BASF to Pay More than $1M to Correct Air Pollution at Wyandotte Plant
Part of the money will be used to bring a clean diesel project to Wayne County.
BASF Corp. has agreed to spend more than $1 million to correct alleged pollution problems at its Wyandotte chemical manufacturing facility.
The U.S. Environmental Protection Agency announced Wednesday that BASF has agreed to pay a $788,048 penalty for allegedly violating the federal Clean Air Act. The company will spend at least another $250,000 to retrofit or replace municipal diesel engines in Wayne County with certified clean-diesel technologies.
BASF also will improve leak detection and repair practices to avoid future violations. The company has already made changes to its processes to reduce the emission of hazardous air pollutants from the facility.
“As a result of EPA enforcement of the Clean Air Act, people living in Wayne County will breathe cleaner and healthier air,” EPA Regional Administrator Susan Hedman said in a written statement.
This agreement is part of a national effort by the EPA to target and reduce illegal emissions of air toxics from leaks and reduce excess emissions from facilities that have a significant impact on air quality and health in residential areas.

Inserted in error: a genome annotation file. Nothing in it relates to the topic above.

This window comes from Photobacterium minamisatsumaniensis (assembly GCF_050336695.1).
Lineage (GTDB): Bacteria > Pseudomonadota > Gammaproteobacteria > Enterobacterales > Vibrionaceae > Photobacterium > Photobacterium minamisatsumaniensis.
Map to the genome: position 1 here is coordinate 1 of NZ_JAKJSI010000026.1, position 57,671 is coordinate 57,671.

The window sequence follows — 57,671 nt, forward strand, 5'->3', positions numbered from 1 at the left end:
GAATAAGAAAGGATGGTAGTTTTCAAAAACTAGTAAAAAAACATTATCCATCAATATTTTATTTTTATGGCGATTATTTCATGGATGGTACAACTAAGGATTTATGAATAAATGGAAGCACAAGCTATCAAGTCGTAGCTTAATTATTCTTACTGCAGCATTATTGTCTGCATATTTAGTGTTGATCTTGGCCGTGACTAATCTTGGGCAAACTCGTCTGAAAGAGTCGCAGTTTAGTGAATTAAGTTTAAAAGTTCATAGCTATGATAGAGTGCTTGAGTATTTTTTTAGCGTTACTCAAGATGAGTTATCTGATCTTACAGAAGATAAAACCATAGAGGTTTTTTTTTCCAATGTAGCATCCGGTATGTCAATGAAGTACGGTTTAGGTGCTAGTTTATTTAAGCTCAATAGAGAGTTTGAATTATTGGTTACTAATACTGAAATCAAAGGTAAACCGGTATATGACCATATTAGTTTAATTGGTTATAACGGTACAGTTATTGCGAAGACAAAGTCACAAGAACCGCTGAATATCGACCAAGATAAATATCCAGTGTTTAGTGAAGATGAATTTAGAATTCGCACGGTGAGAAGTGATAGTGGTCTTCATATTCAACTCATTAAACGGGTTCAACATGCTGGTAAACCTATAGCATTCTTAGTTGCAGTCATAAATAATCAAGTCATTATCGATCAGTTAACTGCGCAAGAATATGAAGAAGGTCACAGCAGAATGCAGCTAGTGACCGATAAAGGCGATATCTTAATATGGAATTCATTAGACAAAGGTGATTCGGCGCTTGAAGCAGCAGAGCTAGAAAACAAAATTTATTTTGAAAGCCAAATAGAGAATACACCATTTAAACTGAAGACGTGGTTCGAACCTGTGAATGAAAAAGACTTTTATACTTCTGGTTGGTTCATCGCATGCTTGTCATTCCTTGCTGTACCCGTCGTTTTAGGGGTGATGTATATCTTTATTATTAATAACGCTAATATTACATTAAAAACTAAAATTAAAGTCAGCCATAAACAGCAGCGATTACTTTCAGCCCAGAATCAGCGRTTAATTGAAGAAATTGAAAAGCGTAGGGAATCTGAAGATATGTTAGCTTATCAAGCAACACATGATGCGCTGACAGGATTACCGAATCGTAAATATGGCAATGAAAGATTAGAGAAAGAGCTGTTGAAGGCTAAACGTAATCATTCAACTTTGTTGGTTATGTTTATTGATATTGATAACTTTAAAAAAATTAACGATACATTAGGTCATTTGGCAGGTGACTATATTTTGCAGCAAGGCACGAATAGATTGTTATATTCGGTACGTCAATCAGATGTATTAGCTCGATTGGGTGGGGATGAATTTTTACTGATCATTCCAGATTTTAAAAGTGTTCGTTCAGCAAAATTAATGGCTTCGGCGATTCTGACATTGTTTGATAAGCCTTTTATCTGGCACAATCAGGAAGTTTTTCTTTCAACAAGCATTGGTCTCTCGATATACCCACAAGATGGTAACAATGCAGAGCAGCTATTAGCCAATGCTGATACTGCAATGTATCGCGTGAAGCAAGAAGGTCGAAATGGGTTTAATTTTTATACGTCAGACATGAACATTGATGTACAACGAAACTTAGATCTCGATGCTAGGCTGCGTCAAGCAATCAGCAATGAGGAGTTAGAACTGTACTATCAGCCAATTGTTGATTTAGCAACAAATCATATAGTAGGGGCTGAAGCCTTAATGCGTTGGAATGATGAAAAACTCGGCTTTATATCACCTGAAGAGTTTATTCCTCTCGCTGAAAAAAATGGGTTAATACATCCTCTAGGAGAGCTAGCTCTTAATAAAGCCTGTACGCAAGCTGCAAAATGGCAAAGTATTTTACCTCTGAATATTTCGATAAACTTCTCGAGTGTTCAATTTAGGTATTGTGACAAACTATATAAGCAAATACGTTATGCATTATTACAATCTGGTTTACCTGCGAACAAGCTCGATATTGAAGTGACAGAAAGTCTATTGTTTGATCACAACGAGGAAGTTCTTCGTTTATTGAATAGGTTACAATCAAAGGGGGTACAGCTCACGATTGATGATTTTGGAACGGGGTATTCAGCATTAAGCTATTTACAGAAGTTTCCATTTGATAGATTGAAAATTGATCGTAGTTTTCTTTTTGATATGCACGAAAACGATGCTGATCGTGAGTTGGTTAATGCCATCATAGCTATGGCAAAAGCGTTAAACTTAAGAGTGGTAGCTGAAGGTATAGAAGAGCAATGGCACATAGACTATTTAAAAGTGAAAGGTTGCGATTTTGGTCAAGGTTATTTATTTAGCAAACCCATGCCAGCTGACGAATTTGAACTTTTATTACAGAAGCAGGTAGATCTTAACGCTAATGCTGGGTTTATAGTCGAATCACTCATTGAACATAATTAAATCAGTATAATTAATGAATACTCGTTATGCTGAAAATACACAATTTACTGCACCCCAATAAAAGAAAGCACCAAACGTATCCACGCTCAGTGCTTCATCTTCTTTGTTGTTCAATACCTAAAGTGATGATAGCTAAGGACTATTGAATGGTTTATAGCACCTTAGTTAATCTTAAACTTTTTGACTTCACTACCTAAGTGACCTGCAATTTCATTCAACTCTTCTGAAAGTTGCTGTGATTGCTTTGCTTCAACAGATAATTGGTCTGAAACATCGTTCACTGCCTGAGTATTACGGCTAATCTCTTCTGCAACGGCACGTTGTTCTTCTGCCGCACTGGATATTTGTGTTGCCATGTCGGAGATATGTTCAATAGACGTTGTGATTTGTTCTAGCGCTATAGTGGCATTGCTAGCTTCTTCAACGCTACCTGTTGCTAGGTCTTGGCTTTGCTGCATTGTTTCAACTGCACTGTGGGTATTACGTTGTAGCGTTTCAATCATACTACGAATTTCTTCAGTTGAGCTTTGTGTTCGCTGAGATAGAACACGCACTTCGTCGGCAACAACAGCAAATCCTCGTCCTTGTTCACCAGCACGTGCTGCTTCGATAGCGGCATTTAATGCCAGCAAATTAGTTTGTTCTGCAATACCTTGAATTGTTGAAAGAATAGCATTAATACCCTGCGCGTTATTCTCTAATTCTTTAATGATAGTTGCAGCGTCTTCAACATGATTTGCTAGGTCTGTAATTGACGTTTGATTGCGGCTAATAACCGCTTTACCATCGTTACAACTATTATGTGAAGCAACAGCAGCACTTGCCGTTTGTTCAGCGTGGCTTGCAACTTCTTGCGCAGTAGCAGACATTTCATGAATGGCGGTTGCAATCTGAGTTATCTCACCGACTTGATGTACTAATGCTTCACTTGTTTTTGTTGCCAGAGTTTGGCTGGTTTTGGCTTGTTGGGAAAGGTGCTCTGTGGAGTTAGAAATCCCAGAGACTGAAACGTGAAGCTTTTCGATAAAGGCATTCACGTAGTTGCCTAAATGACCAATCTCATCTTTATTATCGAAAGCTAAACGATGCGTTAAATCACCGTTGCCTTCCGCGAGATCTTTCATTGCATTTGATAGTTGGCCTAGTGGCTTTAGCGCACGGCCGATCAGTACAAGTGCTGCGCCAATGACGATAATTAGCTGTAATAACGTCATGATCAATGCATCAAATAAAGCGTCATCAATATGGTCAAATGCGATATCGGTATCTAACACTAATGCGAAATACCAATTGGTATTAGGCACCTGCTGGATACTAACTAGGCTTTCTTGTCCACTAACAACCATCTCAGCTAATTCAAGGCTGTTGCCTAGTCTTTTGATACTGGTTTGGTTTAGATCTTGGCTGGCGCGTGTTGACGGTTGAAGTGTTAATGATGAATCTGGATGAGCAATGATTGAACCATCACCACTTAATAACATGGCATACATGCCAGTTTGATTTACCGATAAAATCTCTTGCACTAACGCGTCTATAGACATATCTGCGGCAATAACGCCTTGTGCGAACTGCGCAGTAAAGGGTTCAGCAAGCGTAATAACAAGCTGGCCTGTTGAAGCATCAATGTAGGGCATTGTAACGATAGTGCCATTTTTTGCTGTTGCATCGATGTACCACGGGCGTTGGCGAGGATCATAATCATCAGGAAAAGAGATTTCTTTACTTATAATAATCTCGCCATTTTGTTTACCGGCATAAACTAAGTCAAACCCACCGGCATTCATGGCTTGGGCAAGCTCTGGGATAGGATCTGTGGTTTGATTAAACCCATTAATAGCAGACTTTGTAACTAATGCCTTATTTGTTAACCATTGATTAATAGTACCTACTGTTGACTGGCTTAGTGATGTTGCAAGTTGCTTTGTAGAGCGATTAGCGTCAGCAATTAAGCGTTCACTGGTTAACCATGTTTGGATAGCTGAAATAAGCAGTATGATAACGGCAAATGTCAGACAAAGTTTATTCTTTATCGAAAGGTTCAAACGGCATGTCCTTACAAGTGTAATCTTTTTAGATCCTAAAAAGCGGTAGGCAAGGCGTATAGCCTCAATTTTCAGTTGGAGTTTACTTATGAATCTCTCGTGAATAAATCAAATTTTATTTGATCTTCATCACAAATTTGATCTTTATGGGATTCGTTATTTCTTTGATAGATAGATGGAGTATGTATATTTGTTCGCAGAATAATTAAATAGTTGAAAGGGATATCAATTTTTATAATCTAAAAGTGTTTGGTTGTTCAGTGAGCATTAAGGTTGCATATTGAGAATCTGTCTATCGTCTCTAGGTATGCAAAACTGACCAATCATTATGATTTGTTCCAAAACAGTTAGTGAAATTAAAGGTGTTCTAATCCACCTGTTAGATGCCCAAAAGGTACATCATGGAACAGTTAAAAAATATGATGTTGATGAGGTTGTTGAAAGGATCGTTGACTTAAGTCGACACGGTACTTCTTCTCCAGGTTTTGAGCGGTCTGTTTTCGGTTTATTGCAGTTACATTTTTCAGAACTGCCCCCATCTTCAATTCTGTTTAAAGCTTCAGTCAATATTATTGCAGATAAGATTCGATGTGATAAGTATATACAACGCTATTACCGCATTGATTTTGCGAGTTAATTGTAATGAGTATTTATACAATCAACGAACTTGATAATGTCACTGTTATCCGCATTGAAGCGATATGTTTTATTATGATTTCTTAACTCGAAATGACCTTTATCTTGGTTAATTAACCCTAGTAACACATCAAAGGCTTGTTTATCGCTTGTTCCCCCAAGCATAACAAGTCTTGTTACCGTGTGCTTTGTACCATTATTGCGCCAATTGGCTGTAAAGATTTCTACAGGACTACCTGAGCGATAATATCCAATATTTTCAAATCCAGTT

Emissions of certain air toxics are either known or suspected to cause cancer or birth defects, according to the EPA.
BASF spokeswoman Marika Diamond said the issue spans back to an audit done by the EPA in 2008 for the period dating from 2003 to 2008. The majority of the violations were due to missed inspections, paperwork errors and misinterpretation of federal regulations, she said.
"We have been working with the EPA since the inspection to resolve the issues uncovered by the inspection," Diamond said. "There was never any harm to the environment or to the people in our community. BASF regards the protection of health, safety and the environment as a core value."
BASF took a proactive role in ensuring that part of the money it was paying went to funding an environmental project that benefited the entire area, Diamond said.
"We (the EPA and BASF) worked together on a settlement so that part of the settlement could put back into the local community," she said. "That’s where the $250,000 comes in. ... We are committed to being a good steward of the environment."